Intelligent virtual assistants can aid in aged care management.

 

Technology has always been a big driver when it comes to advancing industries. Innovations are especially beneficial in medical and aged care; new technology can improve patient care and even revolutionise surgical procedures.

While it has been common to see new medical advancements rolling out in professional settings, an up and coming development can provide a number of benefits for aged care management anywhere – a virtual and mobile medical assistant.

What are intelligent virtual assistants?

Intelligent virtual assistants (IVA) are digital characters that interact with users through simulated conversations, according to Gartner’s IT Glossary. They typically use an avatar to represent the assistant and speech and text technology to allow for a back-and-forth dialogue.

The global IVA market is projected to reach US$3.07 billion by 2020.

According to a study by Grand View Research, the global IVA market is projected to reach US$3.07 billion by 2020, with growth spurred on by the technology’s ability to efficiently handle user interactions.

Though IVAs are a relatively new technology, they have already gained immense popularity with mobile users. At Apple’s 2015 Worldwide Developers Conference, it was announced that Siri, the company’s signature voice recognition program, handles over 1 billion user requests each week.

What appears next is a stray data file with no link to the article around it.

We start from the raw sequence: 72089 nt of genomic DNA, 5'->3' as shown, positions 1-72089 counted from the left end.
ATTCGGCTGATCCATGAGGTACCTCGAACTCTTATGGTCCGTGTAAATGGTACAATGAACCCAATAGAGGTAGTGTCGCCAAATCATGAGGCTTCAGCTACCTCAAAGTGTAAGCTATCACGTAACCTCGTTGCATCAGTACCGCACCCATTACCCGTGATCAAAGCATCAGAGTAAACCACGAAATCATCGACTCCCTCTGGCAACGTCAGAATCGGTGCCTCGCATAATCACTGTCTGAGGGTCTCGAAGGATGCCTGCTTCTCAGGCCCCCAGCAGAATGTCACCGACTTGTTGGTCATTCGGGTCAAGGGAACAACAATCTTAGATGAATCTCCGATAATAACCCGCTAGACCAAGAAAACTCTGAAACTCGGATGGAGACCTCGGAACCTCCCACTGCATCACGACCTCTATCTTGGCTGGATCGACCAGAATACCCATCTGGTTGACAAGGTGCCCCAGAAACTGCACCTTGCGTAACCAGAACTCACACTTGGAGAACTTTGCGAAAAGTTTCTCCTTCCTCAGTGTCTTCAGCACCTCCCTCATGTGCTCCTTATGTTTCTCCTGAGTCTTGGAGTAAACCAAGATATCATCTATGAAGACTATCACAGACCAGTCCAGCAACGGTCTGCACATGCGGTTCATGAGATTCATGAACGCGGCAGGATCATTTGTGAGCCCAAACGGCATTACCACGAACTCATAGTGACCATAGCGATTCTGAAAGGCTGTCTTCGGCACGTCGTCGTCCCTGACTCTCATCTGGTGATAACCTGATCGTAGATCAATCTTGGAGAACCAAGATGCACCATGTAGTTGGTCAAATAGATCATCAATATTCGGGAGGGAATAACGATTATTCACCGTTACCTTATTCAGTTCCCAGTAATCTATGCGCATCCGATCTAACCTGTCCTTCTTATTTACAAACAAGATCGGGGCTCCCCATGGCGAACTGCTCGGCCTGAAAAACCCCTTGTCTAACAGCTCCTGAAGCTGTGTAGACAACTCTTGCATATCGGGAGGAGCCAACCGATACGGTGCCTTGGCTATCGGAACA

With other digital assistants such as Microsoft’s Cortana and Google Now gaining in popularity, it is clear that the technology will only continue to improve in the future.

IVAs can help in aged care management

According to a report in Australian Ageing Agenda’s Technology Review, Russell Resources is pushing the medical technology envelope when it comes to IVAs.

This startup – based in Melbourne and run by partners Kate and Richard Russell – is working to introduce True Image’s GetAbby to aged care providers in Australia and New Zealand.

Abby, a versatile digital avatar that combines artificial intelligence and natural speech, can interface with patients to provide education, guidance and supervision.

“She can ask you about your medications and get feedback for medications. She can ask you about your weight, your exercise regimes. We can link her to Fitbit and weight scales. She can provide education on a health concern,” said Ms Russell in the Technology Review article.

Abby can also provide patients with crucial reminders about doctor appointments and when to take medication, check weight and blood pressure, and other key tasks for maintaining their health.

By providing elderly patients with guidance on health matters, Abby can help them attain a measure of autonomy and increase their potential for ageing in place.

Technological advancements like Abby are just some of the exciting breakthroughs in aged care. What do you think are the biggest opportunities for success in the aged care industry today? Please contact us and let us know!